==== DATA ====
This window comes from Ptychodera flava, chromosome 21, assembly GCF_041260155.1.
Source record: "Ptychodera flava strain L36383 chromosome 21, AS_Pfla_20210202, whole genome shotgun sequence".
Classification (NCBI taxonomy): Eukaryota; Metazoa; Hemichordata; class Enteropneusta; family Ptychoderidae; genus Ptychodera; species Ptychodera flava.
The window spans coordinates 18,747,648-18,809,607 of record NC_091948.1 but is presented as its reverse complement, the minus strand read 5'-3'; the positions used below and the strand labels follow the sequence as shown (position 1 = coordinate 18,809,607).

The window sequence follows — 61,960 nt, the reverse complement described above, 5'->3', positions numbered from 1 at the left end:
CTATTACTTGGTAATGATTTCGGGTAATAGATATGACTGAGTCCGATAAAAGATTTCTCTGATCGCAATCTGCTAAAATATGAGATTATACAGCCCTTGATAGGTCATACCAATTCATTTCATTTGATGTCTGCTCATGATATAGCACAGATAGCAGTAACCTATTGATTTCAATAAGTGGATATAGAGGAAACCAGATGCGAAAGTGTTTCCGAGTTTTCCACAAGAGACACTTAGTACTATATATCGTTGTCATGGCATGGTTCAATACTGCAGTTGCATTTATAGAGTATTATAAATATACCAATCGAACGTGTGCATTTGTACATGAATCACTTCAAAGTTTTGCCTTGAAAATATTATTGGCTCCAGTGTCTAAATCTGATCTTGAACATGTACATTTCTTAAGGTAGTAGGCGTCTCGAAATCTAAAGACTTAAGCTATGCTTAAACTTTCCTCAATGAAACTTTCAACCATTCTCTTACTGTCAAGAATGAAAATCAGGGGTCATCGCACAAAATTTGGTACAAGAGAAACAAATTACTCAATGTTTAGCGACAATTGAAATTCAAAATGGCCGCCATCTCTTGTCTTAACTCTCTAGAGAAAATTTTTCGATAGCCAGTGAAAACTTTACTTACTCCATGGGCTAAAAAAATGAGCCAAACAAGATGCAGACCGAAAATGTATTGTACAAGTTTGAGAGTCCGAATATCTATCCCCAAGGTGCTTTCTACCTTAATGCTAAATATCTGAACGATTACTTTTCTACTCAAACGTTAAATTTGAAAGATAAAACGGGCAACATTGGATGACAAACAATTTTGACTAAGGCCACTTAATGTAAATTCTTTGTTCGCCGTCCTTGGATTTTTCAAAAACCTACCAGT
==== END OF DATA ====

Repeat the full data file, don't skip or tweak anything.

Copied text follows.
This window comes from Ptychodera flava, chromosome 21, assembly GCF_041260155.1.
Source record: "Ptychodera flava strain L36383 chromosome 21, AS_Pfla_20210202, whole genome shotgun sequence".
Classification (NCBI taxonomy): Eukaryota; Metazoa; Hemichordata; class Enteropneusta; family Ptychoderidae; genus Ptychodera; species Ptychodera flava.
The window spans coordinates 18,747,648-18,809,607 of record NC_091948.1 but is presented as its reverse complement, the minus strand read 5'-3'; the positions used below and the strand labels follow the sequence as shown (position 1 = coordinate 18,809,607).

The window sequence follows — 61,960 nt, the reverse complement described above, 5'->3', positions numbered from 1 at the left end:
CTATTACTTGGTAATGATTTCGGGTAATAGATATGACTGAGTCCGATAAAAGATTTCTCTGATCGCAATCTGCTAAAATATGAGATTATACAGCCCTTGATAGGTCATACCAATTCATTTCATTTGATGTCTGCTCATGATATAGCACAGATAGCAGTAACCTATTGATTTCAATAAGTGGATATAGAGGAAACCAGATGCGAAAGTGTTTCCGAGTTTTCCACAAGAGACACTTAGTACTATATATCGTTGTCATGGCATGGTTCAATACTGCAGTTGCATTTATAGAGTATTATAAATATACCAATCGAACGTGTGCATTTGTACATGAATCACTTCAAAGTTTTGCCTTGAAAATATTATTGGCTCCAGTGTCTAAATCTGATCTTGAACATGTACATTTCTTAAGGTAGTAGGCGTCTCGAAATCTAAAGACTTAAGCTATGCTTAAACTTTCCTCAATGAAACTTTCAACCATTCTCTTACTGTCAAGAATGAAAATCAGGGGTCATCGCACAAAATTTGGTACAAGAGAAACAAATTACTCAATGTTTAGCGACAATTGAAATTCAAAATGGCCGCCATCTCTTGTCTTAACTCTCTAGAGAAAATTTTTCGATAGCCAGTGAAAACTTTACTTACTCCATGGGCTAAAAAAATGAGCCAAACAAGATGCAGACCGAAAATGTATTGTACAAGTTTGAGAGTCCGAATATCTATCCCCAAGGTGCTTTCTACCTTAATGCTAAATATCTGAACGATTACTTTTCTACTCAAACGTTAAATTTGAAAGATAAAACGGGCAACATTGGATGACAAACAATTTTGACTAAGGCCACTTAATGTAAATTCTTTGTTCGCCGTCCTTGGATTTTTCAAAAACCTACCAGT